A group of major Japanese firms are planning a test flight next year for the nation’s first homegrown stealth fighter jet, a report said Tuesday.
The consortium — led by Mitsubishi Heavy Industries — is developing a jet that has similar technology to US-made F-35 stealth fighters, with a prototype set for a test run in January, the Mainichi Shimbun newspaper said.
About 39.2 billion yen ($384 million) has been invested in the project, said the report, which did not cite sources.
Following the initial flight, the jet will undergo about two years of testing at the defence ministry with Tokyo set to decide on whether to buy the plane by early 2019, it added.
The story could not be immediately confirmed.
Japan, which sees a security alliance with the United States as a cornerstone of its foreign policy, has long depended on US manufacturers for military hardware.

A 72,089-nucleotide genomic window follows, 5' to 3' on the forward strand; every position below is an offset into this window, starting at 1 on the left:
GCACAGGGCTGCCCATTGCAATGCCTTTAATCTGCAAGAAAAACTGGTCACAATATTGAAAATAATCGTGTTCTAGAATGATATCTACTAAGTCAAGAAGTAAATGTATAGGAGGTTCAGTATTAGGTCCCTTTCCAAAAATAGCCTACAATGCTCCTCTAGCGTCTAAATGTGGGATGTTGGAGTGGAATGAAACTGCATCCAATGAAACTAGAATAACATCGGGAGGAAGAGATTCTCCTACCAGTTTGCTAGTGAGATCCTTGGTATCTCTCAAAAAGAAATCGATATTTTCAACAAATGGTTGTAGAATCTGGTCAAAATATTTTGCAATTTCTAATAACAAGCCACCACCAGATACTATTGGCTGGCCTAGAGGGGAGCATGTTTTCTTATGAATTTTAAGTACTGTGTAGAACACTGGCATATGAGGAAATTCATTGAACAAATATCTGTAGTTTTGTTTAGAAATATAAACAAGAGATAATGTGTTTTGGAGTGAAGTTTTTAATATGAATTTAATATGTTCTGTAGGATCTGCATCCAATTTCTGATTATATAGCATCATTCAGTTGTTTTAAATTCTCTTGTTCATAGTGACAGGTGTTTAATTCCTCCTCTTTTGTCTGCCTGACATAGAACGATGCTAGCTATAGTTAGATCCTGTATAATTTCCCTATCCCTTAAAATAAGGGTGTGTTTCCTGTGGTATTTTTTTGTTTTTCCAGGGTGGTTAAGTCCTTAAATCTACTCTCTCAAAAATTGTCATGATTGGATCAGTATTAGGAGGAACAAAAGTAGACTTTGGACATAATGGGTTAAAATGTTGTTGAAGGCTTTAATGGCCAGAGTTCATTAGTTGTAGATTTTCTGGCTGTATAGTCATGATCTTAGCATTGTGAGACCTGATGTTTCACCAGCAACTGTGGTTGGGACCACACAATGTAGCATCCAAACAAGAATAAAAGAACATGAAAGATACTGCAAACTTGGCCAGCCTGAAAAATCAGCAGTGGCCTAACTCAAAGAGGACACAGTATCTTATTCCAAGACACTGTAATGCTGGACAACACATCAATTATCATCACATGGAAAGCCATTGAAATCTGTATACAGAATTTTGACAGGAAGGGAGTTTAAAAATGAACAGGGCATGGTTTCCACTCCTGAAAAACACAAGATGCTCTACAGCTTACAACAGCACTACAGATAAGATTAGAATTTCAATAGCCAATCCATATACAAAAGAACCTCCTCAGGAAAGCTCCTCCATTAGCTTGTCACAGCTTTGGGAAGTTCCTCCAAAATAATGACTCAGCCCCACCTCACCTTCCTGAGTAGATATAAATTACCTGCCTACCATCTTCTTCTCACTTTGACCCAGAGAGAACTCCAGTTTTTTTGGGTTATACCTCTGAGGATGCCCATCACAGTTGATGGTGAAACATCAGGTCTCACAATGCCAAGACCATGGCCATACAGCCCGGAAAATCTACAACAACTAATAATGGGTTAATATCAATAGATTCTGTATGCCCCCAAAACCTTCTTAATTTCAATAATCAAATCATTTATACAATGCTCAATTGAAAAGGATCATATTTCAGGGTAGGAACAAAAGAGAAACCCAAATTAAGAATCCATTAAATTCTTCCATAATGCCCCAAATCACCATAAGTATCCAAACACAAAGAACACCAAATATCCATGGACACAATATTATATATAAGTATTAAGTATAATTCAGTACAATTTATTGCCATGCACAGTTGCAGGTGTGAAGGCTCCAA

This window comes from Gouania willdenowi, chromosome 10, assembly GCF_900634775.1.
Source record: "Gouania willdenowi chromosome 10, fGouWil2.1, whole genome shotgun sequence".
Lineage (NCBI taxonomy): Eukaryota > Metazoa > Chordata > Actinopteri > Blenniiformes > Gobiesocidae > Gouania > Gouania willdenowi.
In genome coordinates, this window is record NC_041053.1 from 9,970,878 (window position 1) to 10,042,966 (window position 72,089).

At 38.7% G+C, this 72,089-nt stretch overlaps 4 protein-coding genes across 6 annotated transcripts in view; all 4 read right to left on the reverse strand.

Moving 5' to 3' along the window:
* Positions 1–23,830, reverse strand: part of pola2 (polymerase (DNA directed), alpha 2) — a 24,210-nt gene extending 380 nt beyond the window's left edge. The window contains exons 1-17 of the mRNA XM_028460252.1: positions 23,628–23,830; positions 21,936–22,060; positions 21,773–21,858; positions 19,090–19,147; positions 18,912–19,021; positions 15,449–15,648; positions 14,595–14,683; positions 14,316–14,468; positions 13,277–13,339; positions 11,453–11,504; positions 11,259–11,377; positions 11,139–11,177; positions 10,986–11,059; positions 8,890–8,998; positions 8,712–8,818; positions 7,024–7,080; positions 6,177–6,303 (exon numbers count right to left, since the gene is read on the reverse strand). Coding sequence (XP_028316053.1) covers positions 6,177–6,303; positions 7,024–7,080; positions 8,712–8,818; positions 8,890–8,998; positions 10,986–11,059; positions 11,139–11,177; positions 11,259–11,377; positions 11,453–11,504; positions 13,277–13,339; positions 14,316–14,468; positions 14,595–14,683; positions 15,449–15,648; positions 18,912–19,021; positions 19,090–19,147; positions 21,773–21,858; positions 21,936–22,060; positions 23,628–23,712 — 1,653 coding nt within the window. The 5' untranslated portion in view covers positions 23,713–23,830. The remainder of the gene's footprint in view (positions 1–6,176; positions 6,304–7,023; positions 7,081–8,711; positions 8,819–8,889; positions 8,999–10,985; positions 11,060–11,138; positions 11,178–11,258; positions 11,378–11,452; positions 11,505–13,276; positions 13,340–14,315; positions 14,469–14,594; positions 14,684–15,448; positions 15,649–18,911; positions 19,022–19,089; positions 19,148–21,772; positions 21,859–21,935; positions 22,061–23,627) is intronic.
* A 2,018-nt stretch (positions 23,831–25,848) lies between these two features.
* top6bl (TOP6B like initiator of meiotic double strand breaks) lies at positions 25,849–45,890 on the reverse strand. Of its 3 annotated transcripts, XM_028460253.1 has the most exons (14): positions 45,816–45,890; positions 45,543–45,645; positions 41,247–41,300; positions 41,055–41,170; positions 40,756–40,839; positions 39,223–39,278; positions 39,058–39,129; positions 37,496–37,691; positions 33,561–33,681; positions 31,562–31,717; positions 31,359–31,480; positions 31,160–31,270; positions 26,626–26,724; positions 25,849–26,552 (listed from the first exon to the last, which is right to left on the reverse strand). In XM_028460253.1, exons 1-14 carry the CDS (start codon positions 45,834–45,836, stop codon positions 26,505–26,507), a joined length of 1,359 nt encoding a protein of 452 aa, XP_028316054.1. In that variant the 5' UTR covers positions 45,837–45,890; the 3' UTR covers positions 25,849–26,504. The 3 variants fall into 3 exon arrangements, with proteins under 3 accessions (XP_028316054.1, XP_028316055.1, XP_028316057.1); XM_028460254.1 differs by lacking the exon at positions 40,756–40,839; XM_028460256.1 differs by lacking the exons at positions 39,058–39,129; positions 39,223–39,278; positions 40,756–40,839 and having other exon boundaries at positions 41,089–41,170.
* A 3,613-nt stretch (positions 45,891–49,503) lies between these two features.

But the conservative government has been looking to expand Japan’s military influence, and has relaxed a self-imposed ban on weapons exports.
Last month, Tokyo loosened the bonds on Japan’s powerful military, proclaiming the right to go into battle in defence of allies, in a highly controversial shift for the officially pacifist country.
The development of a homegrown jet comes amid worsening tensions with Beijing over rival claims to islands in the East China Sea.
Japan said last month that its military scrambled fighter jets a record 340 times in the three months to June in response to feared intrusions on its airspace.
Chinese government ships and planes have been seen off the disputed islands dozens of times since Japan nationalised some of the archipelago nearly two years ago.